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Pin Mill (c) John Fielding

LIFE ON SHOTLEY PENINSULA

The Shotley Peninsula is a small stretch of land between two great Suffolk rivers, the Orwell and the Stour. Situated where the two rivers join and flow out to sea, Shotley Peninsula is surrounded by water on three sides, while its flat, rural landscape opens up to an enormous sky above, a vast stage upon which theatrical sunrises and sunsets play out on a daily basis. In short, it’s one of the most picturesque – and underrated – places in Suffolk.
The Butt & Oyster InnEnjoy the relaxed pace of life on Shotley Peninsula
Photo (c) The Butt & Oyster Inn

BOATING ON THE SHOTLEY PENINSULA

With a river either side and the sea in front, Shotley Peninsula is a boater’s paradise. It was used as the setting for Arthur Ransome’s classic children’s book, “We Didn’t Mean to Go to Sea,” and the charm of Ransome’s Shotley has not faded: pretty sailing boats are moored up and down the coast of Shotley Peninsula, reminiscent of a bygone era of boat travel, the daily catch, and long summer days.
 
On the northern side of Shotley Peninsula is the River Orwell, a navigable waterway with mudflats that during the winter are crowded with beautiful birds. It’s well worth booking a boat trip up the Orwell, or even renting a boat to explore yourself; you’ll soon get a sense of why local writer Eric Arthur Blair loved the river so much he took it as half of his pen name, George Orwell.
Orwell Bridge (c) Martin PettittThe River Orwell runs to the north of Shotley Peninsula
Photo (c) Martin Pettitt
To the south of Shotley Peninsula is the River Stour, which if followed will take you right to the heart of Constable Country: the verdant, historic landscape that bore the painter John Constable, and was the subject of his most famous painting, The Hay Wain. You can travel up the Stour on a river cruise, or rent your own boat for complete freedom.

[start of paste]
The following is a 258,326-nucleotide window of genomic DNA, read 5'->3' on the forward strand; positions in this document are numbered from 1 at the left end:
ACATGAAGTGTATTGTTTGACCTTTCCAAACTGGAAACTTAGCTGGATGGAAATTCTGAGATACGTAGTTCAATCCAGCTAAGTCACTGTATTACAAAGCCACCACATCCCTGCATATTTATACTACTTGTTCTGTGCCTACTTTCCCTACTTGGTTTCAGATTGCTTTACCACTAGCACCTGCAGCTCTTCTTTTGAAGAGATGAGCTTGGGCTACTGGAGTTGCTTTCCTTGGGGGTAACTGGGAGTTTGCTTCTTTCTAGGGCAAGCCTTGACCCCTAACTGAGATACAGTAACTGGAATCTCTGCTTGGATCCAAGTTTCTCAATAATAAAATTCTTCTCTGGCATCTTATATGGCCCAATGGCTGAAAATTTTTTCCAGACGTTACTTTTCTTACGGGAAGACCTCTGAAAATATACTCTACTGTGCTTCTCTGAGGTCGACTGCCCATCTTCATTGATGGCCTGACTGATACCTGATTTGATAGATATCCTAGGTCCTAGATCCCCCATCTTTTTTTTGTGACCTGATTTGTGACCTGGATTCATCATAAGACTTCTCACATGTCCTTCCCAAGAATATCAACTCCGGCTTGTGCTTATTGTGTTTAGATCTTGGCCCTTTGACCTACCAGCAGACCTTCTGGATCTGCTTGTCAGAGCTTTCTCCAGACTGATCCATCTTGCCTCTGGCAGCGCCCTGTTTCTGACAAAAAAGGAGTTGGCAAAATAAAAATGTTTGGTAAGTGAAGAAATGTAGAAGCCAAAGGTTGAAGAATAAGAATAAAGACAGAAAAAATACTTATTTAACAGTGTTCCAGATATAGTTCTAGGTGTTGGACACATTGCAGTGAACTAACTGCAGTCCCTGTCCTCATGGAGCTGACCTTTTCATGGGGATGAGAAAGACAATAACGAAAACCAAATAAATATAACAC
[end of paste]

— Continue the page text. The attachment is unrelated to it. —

The Stour and Orwell meet at Shotley Marina, a departure point for anyone exploring the two rivers or venturing across to the continent. At Shotley Marina you can watch from a distance as impressive freight ships steam in and out Felixstowe Harbour, or visit the HMS Ganges Museum, which documents the history of Shotley Peninsula and the Naval training base established there until 1976.
 
And if you’re not quite ready for navigating rivers or sailing the high seas, why not try watersports such as sailing and kayaking at Alton Water, a large reservoir on the Shotley Peninsula that’s surrounded by beautiful scenery?
Stutton (c) Tim WheelerShotley Peninsula offers up amazing scenery at every turn
Photo (c) Tim Wheeler

WALKING AND CYCLING ON SHOTLEY PENINSULA

Shotley Peninsula’s flat, tranquil landscape makes it an idyllic place to go walking or spend a gentle day on your bike. There are lots of well-marked walking and cycling trails that can take you across the peninsula from river to river, or around the coast through the charming fishing villages and hamlets than line Shotley Peninsula’s shores.
 

EXPLORING SHOTLEY PENINSULA’S HAMLETS & VILLAGES

The unique charm of Shotley Peninsula cannot be understated, and it has a lot to do with the villages and hamlets dotted along its coast. While exploring these villages is a must, it’s important to let go and sink into the relaxed pace of life on Shotley Peninsula, which is a million miles away from the rush and stress of the city (precisely why we like it).

PIN MILL

A great way to do this is by taking a pew in the sun at one of Shotley Peninsula’s many riverside pubs, such as the 16th century Butt & Oyster Inn at Pin Mill, where you can watch boats sail up and down the River Orwell while eating a pub lunch of fresh seafood or Suffolk-reared steak, washed down with a pint of local Adnams ale.